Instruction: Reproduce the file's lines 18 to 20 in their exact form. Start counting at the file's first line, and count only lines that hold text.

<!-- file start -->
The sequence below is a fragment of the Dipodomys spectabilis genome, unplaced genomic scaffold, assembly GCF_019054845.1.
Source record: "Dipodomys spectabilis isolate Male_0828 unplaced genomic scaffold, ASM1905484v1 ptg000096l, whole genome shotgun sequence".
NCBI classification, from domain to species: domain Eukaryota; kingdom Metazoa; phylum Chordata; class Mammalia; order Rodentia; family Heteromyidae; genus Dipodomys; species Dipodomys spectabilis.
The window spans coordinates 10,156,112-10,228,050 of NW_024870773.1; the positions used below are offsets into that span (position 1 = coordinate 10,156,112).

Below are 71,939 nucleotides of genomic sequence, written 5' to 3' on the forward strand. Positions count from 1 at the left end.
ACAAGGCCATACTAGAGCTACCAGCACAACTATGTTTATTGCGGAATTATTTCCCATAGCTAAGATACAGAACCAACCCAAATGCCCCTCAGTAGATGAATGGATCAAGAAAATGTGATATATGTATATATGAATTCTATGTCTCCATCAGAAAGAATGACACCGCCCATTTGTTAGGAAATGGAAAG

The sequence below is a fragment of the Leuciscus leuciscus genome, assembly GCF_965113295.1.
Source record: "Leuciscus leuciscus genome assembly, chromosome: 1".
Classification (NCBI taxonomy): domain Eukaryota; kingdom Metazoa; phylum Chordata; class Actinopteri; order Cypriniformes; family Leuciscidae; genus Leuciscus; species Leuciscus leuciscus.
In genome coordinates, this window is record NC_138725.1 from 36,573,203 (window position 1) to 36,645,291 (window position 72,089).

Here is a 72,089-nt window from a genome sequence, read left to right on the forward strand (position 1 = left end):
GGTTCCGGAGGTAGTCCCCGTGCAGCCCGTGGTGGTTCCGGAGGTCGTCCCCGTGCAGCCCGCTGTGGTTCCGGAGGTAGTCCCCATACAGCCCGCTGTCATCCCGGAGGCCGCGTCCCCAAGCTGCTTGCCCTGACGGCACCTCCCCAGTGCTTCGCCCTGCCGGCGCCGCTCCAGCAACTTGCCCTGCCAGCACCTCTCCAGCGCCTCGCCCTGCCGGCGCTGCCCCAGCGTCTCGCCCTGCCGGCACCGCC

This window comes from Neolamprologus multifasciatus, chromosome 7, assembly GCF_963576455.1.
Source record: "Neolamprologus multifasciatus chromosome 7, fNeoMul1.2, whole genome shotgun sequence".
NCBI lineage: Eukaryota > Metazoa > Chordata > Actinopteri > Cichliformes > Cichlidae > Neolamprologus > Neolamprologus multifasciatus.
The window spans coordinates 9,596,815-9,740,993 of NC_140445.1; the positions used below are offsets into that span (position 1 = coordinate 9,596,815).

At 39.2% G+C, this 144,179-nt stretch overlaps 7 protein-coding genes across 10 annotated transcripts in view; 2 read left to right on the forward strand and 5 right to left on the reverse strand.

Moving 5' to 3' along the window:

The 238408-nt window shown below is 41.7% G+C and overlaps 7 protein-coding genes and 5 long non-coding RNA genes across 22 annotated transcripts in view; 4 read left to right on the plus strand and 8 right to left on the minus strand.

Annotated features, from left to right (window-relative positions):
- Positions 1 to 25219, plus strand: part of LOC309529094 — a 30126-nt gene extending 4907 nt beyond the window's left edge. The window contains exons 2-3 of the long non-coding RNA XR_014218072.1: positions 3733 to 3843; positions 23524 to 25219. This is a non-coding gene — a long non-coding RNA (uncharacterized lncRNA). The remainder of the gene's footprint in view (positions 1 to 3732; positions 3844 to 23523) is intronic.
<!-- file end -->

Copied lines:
Moving 5' to 3' along the window:

The 238408-nt window shown below is 41.7% G+C and overlaps 7 protein-coding genes and 5 long non-coding RNA genes across 22 annotated transcripts in view; 4 read left to right on the plus strand and 8 right to left on the minus strand.

Annotated features, from left to right (window-relative positions):